On July 31, 2010 Negative Approach played the Touch and Go Fanzine-The Book Release Party, at St. Andrew’s Hall in Detroit, with Tesco Vee's Hate Police, Sorcen, Violent Apathy, and Hellmouth. The show featured bands from the formative years of the Midwest hardcore scene and launched the release of the book, Why Be Something That Your Not, by Tony Rettman. The book shares the title with a Negative Approach song, and includes interviews with artists from the Detroit hardcore scene. The tour also featured the signing of the book, Touch and Go: The Complete Hardcore Punk Zine '79-'83 by Tesco Vee & Dave Stimson which was edited by Steve Miller.[8][9]

In 2010 Brannon discovered several unreleased Negative Approach recordings which contained the lost 1984 sessions of unreleased studio tracks. After meeting Curtis Casella of Taang! Records, Casella offered to release the recordings, which include "Friends Of No One", "Cargo Cult" "Kiss Me Kill Me", "Obsession", "Genocide" and a studio version of "I Got A Right". The tapes were brought to Jim Diamond to restore and preserve. Taang! released an album containing the recordings called "Nothing Will Stand In Our Way" in November 2011 around the time the band played the Fun Fun Fun Festival in Austin Texas with Anthony DeLuca sitting in on drums in place of Moore.

Influences and style[edit]

Negative Approach's musical style was based on Detroit proto-punk/rock & roll icons The Stooges.[3] Of The Stooges' guitarist Ron Asheton, John Brannon said, "So much of what NA stands for; our sound and lyrics were based on the music which he helped to create." NA were also influenced by high-octane British punk rock (especially Discharge) and Oi! music (Blitz, 4-Skins,Sham 69, etc.), although from the start their sound and demeanor were considerably more aggressive and brutal than that of their influences. NA's brand of hardcore was savage and nihilistic, exuding frustration, pessimism and rage. This was personified in the band's vocalist John Brannon, an intimidating and intense young man with a shaved head, piercing stare and belligerent attitude. His vocal style and stage presence set the standard for those that followed.[2]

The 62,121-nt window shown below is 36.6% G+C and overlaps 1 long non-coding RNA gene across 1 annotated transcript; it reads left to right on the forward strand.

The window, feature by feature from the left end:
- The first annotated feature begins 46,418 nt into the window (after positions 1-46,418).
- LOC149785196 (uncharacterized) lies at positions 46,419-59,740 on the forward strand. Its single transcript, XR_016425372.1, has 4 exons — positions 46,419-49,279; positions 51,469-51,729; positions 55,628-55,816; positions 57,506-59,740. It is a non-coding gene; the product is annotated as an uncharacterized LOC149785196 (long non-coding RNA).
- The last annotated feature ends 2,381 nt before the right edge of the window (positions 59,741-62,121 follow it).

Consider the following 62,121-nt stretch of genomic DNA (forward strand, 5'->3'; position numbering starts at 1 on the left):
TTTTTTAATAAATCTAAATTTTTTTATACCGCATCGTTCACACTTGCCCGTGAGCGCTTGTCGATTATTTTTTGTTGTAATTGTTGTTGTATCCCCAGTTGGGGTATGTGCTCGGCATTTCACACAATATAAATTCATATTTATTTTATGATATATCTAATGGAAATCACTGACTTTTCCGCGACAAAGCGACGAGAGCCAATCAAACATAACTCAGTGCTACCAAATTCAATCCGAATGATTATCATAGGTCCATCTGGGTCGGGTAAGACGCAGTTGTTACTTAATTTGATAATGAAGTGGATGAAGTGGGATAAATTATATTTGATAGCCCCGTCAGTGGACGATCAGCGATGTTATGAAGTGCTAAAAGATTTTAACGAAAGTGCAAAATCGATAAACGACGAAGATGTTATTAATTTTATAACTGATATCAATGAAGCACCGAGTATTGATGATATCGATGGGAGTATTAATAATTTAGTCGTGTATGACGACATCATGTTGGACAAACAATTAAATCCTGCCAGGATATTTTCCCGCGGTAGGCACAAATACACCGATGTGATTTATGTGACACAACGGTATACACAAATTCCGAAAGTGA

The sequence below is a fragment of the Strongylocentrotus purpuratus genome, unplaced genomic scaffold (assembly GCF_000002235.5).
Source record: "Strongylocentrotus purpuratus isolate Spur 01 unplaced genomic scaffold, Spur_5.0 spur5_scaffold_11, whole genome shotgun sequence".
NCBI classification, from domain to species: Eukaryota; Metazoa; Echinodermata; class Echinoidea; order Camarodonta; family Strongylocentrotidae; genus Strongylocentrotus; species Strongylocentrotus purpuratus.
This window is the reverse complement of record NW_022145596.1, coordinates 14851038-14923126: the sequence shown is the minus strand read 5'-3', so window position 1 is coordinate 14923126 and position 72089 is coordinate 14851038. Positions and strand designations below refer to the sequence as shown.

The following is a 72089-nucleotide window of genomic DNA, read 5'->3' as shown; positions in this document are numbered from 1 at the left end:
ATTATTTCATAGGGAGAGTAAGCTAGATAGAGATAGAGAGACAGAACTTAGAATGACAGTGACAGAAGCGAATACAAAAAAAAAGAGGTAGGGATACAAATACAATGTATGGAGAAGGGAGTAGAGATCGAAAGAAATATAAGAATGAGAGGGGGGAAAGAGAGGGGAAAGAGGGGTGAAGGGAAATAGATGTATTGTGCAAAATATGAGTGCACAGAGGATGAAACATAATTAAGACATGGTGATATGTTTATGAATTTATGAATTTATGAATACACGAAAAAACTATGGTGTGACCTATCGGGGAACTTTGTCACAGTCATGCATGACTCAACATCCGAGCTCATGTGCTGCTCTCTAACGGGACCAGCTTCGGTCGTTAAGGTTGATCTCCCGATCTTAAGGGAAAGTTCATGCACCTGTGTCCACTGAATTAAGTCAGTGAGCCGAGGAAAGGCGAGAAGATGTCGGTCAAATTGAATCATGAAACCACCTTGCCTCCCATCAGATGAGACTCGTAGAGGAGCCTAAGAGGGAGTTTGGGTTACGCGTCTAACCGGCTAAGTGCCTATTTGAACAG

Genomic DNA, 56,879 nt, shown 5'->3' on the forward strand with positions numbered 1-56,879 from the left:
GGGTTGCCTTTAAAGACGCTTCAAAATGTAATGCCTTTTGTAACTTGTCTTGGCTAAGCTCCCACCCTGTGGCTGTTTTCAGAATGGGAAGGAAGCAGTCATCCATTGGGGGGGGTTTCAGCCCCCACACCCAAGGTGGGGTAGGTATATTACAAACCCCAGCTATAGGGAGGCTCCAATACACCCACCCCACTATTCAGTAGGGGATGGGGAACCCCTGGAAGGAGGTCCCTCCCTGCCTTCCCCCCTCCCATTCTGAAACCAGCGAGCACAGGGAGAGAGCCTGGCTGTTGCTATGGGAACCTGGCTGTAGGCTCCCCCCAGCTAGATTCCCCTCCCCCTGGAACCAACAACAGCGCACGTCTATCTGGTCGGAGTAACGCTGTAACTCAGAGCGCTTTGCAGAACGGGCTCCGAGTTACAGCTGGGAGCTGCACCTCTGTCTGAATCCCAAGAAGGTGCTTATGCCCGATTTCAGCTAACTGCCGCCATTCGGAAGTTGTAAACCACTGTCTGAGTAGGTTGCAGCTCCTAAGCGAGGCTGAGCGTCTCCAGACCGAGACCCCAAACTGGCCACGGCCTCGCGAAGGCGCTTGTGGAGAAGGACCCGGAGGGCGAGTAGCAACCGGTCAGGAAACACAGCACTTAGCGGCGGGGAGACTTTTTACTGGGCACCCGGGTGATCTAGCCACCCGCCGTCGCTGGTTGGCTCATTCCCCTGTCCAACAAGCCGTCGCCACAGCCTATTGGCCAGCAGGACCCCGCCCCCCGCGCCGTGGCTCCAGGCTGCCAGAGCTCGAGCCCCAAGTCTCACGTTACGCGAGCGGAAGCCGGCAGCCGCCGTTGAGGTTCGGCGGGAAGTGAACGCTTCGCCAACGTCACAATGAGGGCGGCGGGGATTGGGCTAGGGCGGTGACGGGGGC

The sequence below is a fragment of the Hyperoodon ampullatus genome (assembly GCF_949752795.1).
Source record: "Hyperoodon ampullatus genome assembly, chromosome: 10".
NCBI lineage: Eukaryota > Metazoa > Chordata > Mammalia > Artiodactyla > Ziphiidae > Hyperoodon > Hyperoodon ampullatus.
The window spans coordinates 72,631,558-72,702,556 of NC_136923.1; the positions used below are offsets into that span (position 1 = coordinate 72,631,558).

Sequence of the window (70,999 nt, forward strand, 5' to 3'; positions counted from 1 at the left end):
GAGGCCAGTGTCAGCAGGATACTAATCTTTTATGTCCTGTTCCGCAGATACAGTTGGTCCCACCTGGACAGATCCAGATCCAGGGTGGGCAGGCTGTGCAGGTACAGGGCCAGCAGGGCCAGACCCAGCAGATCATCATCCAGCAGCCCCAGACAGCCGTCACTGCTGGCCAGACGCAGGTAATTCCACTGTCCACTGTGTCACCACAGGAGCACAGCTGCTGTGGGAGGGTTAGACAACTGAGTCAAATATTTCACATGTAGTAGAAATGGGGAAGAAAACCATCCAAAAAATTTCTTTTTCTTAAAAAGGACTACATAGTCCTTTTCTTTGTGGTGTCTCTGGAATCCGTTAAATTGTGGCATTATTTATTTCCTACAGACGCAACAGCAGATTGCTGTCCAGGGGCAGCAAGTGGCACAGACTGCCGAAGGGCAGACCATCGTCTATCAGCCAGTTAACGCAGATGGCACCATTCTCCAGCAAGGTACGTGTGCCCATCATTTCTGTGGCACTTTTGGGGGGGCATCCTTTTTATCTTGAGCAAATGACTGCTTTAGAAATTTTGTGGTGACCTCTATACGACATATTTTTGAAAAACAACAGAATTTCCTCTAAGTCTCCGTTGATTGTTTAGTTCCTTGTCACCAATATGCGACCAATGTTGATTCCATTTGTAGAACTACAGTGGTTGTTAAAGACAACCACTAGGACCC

Band members[edit]


  • John Brannon - vocals (1981–1984, 2006–present)
  • Chris "Opie" Moore - Drums (1981–1983, 2006–present)
  • Harold Richardson - Guitar (2006–present)
  • Ron Sakowski - Bass (2006–present)


  • Pete Zelewski - Bass (1981)
  • Zuheir - Drums (1981)
  • Rob McCulloch - Guitar (1981–1983)
  • Graham McCulloch - Bass (1981–1983)

Touring musicians[edit]

  • Kelly Dermody - Guitar (1984)
  • Dave - Bass (1984)
  • Mike McCabe - Drums (1984)
  • Anthony DeLuca - Drums (2012)
  • Chuck Burns Drums (2013)


Studio albums[edit]



  • 1st Demo (5/81)
  • Lost Cause Demo (8/81)
  • EP Demo First Version (late '81/early '82)
  • Tied Down Demo (6/83) [a.k.a. Rice City Demo]

Compilation albums[edit]


  • Fair Warning, Vol. 1 (2006)
  • Fair Warning, Vol. 2 (2007)
  • Can't Tell No One (2008)

Other appearances[edit]


  1. ^ a b c d Kantor, Matthew Isaac (2008). "Negative Approach". Allmusic (Zvents). 
  2. ^ a b Rettman, Tony (2008). "The Detroit hardcore scene". Swindle (issue 12). 
  3. ^ a b JC, Sammy (August 27, 2006). "F Yeah Fest Preview: An Interview with John Brannon of Negative Approach". The Set List. 
  4. ^ Arsehole, Stuart (2000). "Negative Approach Interview from Game of the Arseholes No. 4". KILL FROM THE HEART. 
  5. ^ a b c Rettman, Tony (2007). "The Detroit hardcore scene". SWINDLE Magazine (Issue 12). 
  6. ^ Christe, Ian; Ira Robbins (1995). "LAUGHING HYENAS". Trouser Press. 
  7. ^ Hay, Edwina (September 12, 2006). "Touch & Go 25th Anniversary Block Party, Day Two". BrooklynVegan. 
  8. ^ BBG (May 12, 2010). "Tesco Vee, Negative Approach & others playing Detroit hardcore book release shows & other dates". BrooklynVegan (a member of Spin Music). 
  9. ^ Jackman, Michael (July 28, 2010). "Teenage wasteland: Detroit's first-wave hardcore finally gets its due". Detroit Metro Times. 

External links[edit]